What To Do About Your Cat Or Dog’s Runny Eyes How To Deal With Eye Mucus

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Does your cat or dog have gooey gunk coming from their eyes and tear-stained fur? If this happens every once in a while, it’s probably nothing too serious. However if your pet’s tears are continuous or yellowish in color, it’s time to visit the vet. Here we’ll look at what to do about dog and cat runny eyes.

The stuff that weeps out of your cat’s or dog’s eyes goes by many names: tears, discharge, mucus, eye boogers, eye goo, and eye gunk. While occasional liquid discharge from the eyes is normal, regular discharge may signal that something more serious is going on. We’ll go over what you need to look out for and how to care for your pet’s runny eyes.

What Causes Runny Eyes?

Runny eyes in dogs and cats are often caused by an allergic reaction or else something physical, like a stuck eyelash or dust or wind blown into the eyes. When something irritates the eye, it becomes lubricated to protect the eye and move the foreign body out. However, that lubrication may result in an overflow that causes tears and staining.

More serious causes of runny eyes include conjunctivitis (pink eye), dry eye, brain or nerve injury, tumors, glaucoma, corneal ulcers, ectropion, entropion, and other eye disorders. In addition, certain breeds are more susceptible to draining issues.

For example, dogs and cats with flat faces -- such as Pugs, Bulldogs, and Persian cats -- often have shallower eye sockets, protruding eyes, and eyelid problems that may result in excess drainage. And dogs with loose skin -- like Bloodhounds and Cocker Spaniels -- often have eyelids that roll outwards and are more prone to cherry eye, a condition in which part of the inner eyelid bulges out. Both of these issues can cause tearing and infection, and may require surgery.

What to Look Out For

If the stuff coming out of your pet’s eyes is watery and light in color and your pet’s eyes look otherwise normal, chances are there is no reason for concern. However, if tearing is continuous -- even if it is watery and light in color -- contact your veterinarian.

If the stuff coming out of your pet’s eyes is yellow, green, or pus-like, you may be looking at an infection. Redness, inflammation, cloudiness, bleeding from the eye, squinting, rubbing, or pawing at the eye may also signal an infection or other problem.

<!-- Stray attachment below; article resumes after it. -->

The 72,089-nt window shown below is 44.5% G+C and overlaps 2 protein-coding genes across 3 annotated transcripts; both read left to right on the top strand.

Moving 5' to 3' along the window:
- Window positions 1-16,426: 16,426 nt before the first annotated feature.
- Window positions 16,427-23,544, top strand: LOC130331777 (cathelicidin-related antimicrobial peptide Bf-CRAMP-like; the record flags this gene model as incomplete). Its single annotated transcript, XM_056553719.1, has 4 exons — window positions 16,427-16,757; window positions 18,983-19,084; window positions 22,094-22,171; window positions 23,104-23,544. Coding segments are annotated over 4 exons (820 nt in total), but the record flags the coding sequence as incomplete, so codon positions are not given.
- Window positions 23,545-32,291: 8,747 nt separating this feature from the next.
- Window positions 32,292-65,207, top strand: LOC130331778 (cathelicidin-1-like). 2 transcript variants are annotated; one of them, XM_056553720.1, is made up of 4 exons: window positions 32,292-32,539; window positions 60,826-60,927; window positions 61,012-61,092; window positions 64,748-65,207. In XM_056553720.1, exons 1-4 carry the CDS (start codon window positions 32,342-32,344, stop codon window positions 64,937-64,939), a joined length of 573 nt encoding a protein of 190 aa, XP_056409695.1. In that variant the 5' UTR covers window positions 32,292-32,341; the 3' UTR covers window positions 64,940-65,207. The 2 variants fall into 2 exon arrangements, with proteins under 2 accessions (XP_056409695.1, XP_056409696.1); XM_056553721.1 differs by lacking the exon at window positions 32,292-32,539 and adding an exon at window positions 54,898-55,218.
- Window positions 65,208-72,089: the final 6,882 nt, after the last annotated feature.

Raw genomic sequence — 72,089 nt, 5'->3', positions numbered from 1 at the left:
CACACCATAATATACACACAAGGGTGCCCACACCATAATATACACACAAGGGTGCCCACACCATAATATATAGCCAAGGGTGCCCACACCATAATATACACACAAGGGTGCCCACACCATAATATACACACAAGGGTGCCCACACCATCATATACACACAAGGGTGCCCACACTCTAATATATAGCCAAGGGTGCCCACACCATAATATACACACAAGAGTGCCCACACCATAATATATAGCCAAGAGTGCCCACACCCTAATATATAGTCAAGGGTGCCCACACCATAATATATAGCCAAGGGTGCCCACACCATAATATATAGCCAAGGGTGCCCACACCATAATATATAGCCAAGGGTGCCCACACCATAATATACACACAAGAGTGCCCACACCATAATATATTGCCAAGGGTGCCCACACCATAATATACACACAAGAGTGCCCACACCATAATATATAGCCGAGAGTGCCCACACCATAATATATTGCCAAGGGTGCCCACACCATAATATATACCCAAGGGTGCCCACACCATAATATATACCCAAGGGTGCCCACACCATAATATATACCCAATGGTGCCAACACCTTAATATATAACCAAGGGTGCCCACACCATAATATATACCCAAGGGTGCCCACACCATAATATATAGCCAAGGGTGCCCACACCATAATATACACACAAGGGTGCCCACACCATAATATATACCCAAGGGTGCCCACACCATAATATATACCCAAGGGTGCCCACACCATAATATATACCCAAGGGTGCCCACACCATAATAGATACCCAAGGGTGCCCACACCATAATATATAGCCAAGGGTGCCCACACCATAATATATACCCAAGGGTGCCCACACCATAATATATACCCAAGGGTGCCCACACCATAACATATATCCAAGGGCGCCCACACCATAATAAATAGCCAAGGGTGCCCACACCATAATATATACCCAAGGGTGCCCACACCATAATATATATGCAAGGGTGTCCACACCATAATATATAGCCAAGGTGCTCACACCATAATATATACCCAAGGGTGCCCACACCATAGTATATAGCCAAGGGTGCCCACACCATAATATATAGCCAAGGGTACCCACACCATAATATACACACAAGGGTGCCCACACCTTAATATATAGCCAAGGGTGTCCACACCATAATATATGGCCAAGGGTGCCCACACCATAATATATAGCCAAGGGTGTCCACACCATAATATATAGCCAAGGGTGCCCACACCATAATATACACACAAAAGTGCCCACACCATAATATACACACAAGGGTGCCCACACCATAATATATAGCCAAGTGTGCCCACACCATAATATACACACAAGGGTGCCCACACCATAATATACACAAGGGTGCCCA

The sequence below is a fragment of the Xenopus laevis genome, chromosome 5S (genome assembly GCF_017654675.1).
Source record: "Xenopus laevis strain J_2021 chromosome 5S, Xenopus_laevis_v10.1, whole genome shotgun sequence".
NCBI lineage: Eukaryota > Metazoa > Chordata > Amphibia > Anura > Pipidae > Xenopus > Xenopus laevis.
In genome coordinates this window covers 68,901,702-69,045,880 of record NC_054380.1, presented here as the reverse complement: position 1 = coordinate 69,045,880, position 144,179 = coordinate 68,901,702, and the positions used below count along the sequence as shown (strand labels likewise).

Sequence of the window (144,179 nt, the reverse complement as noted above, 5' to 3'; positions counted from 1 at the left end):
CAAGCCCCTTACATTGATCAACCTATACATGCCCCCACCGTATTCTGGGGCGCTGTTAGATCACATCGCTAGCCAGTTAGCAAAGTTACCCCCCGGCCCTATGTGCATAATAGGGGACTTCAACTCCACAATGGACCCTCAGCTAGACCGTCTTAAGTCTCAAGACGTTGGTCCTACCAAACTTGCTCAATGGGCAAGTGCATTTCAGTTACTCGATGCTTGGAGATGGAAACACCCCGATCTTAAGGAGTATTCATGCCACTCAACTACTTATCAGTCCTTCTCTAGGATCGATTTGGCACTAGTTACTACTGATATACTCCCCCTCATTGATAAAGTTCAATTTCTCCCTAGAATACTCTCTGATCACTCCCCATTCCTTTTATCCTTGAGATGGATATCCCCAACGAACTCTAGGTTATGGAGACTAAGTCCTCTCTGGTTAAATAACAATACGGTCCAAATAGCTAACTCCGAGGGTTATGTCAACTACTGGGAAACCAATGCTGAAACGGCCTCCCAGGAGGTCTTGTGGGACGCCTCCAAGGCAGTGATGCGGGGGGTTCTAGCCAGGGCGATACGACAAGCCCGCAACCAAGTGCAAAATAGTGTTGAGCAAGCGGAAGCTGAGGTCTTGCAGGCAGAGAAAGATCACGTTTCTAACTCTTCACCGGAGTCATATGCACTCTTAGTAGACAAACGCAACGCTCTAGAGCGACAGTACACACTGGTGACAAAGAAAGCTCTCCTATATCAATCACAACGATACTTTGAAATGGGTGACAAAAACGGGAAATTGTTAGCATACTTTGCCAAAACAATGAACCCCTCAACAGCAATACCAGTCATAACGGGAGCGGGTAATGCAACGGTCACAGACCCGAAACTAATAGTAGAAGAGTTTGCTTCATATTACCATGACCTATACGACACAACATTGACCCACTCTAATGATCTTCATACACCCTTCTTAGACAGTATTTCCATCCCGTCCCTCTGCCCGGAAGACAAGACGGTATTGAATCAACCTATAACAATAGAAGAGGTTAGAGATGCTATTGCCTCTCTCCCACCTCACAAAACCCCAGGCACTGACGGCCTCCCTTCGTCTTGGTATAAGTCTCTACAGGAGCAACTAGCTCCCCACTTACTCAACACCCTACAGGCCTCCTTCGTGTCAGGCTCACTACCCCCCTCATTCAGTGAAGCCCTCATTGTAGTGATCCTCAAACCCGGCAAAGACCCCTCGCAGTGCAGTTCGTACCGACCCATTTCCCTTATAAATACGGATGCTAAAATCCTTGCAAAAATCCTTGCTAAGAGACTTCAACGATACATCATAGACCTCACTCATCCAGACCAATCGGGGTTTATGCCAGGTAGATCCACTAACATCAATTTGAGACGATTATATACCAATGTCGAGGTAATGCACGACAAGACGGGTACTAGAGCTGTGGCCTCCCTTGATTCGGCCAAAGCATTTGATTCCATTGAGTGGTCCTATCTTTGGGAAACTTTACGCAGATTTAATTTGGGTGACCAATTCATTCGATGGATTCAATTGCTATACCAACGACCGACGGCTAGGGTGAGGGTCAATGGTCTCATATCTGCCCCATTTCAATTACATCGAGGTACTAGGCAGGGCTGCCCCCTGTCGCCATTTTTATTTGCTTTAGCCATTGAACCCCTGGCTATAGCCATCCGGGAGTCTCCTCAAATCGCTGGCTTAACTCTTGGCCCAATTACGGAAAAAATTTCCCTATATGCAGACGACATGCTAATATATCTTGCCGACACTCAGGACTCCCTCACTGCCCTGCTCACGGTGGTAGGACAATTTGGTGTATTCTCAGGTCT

What to Do About Runny Eyes

If the “goo” coming from your pet’s eyes is yellow, green, or pus-like or if they are exhibiting any other symptoms, contact your veterinarian. Your veterinarian will evaluate your pet’s symptoms, come up with a diagnosis, and design a treatment plan.

If the stuff coming from your pet’s eyes is watery and light in color, wipe it away with a warm, wet towel, damp cotton ball, or eye wipe. Remember that bacteria feeds on mucus, so you don’t want to leave it lingering on your furball’s face for too long. Wipe outward from the cornea and be careful not to touch the eyeball, as you could scratch it.

To deal with tear-stained fur (common in pets with white or light-colored fur), use eye wipes or a tear stain remover.

How to Prevent Runny Eyes

There are a number of steps you can take to prevent runny eyes in your dog or cat:

  • Long-haired breeds can suffer eye problems and tear staining when hairs irritate the eyes and cause drainage. Avoid this problem by trimming the hairs around the eyes with small, round-tipped scissors.

  • Shampoos, soaps, and topical medications/treatments can irritate the eyes. Protect your pet’s eyes when bathing them or applying topical treatments.

  • Don’t let your dog hang their head out the window while you drive. It may be fun, but it’s the perfect opportunity for dust, wind, and debris to irritate your pal’s eyes.

  • Keep an eye on your pet’s eyes and look out for symptoms. Your pet’s eyes should be clear, white around the iris, and crust-free. The pupils should be the same size, there should be little to no tearing, and the inner eyelids shouldn’t be visible. Also look out for behavioral symptoms, such as pawing the eyes or squinting. If you notice any symptoms, contact your veterinarian.

  • Take your pet for regular check-ups at the veterinarian. This will give your vet an opportunity to examine your pet’s eyes and catch any problems before they become serious.
More on Eye Conditions

When Dogs Get Cataracts
Cat And Dog Glaucoma
Dealing With Your Dog's Dry Eye

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